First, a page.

In addition, the condo community must meet the following criteria:
- No more than 10% of the condo development’s units can be financed with FHA loans by a single entity.
- At least 50% of the total units in a condo development must be occupied by their owners, not renters or tenants.
- No more than 35% of the condo development can be set aside for commercial use, such as shopping and dining.
If you’re buying a condo with an FHA loan, your lender will handle the process of requesting FHA approval. They’ll submit HUD Form 9991 to the condo development’s management company or homeowners association (HOA).
FHA-Approved Condo Community
The condo association can apply for an entire development to get FHA approval. To do this, the association must complete the HUD Review and Approval Process (HRAP) or Direct Endorsement Lender Review and Approval Process (DELRAP). If the development passes the respective review, it will receive a condo ID.
To qualify, condo developments must meet these specific requirements:
- The condo development must be completed. Developments still under construction won’t qualify for FHA financing.
- The property must have insurance coverage.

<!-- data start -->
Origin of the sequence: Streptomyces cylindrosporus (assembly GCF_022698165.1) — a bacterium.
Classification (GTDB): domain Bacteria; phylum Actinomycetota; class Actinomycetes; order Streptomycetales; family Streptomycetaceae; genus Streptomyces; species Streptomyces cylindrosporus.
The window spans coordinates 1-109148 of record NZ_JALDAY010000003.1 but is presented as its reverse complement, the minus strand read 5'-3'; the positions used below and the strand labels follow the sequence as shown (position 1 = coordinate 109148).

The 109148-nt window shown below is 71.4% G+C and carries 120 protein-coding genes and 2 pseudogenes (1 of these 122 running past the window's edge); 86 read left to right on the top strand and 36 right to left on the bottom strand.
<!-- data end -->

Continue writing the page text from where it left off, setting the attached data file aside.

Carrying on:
- The homeowners association must keep at least 10% of its budget in reserve.
- At least 50% of the development’s units must be occupied by their owners. If renters occupy more than 50% of units, the project won’t qualify for FHA financing.
FHA Condo Approval Requirements
If you’re interested in buying a condo with an FHA loan, your credit score, down payment and debt-to-income ratio (DTI) will all play a role in whether you’re able to secure the funding to move forward.
- Credit score: First, you’ll need a solid enough credit score to qualify. If you want to qualify for an FHA loan and have a down payment of just 3.5% of your condo unit’s final purchase price, you’ll need a credit score of at least 580.
- Down payment: Your down payment amount matters, too. The bigger your down payment, the lower your interest rate tends to be.
- DTI: Your DTI is another key number. It measures how much of your gross monthly income your monthly debts consume. For an FHA loan, lenders typically want your monthly debts to equal no more than 43% of your gross monthly income. It’s possible in some instances, however, to have a higher DTI and still qualify for an FHA loan.
The Pros And Cons Of FHA Loans For Condos
Buying a condo with an FHA loan, not surprisingly, comes with both some positives and negatives.
Pros Of FHA Loans For Condos
- A low down payment: The ability to take out a loan with a down payment as low as 3.5% of your condo unit’s purchase price is a nice perk for buyers looking to preserve their savings.
- The potential to qualify with a not-so-great credit score: You can qualify for an FHA loan even if your credit isn’t perfect. The minimum credit score the FHA requires is 500, but not all lenders will approve your application with a score that low. At the very least, a score under 580 will require a 10% down payment rather than the 3.5% down payment available to FHA borrowers with a credit score of 580 or above.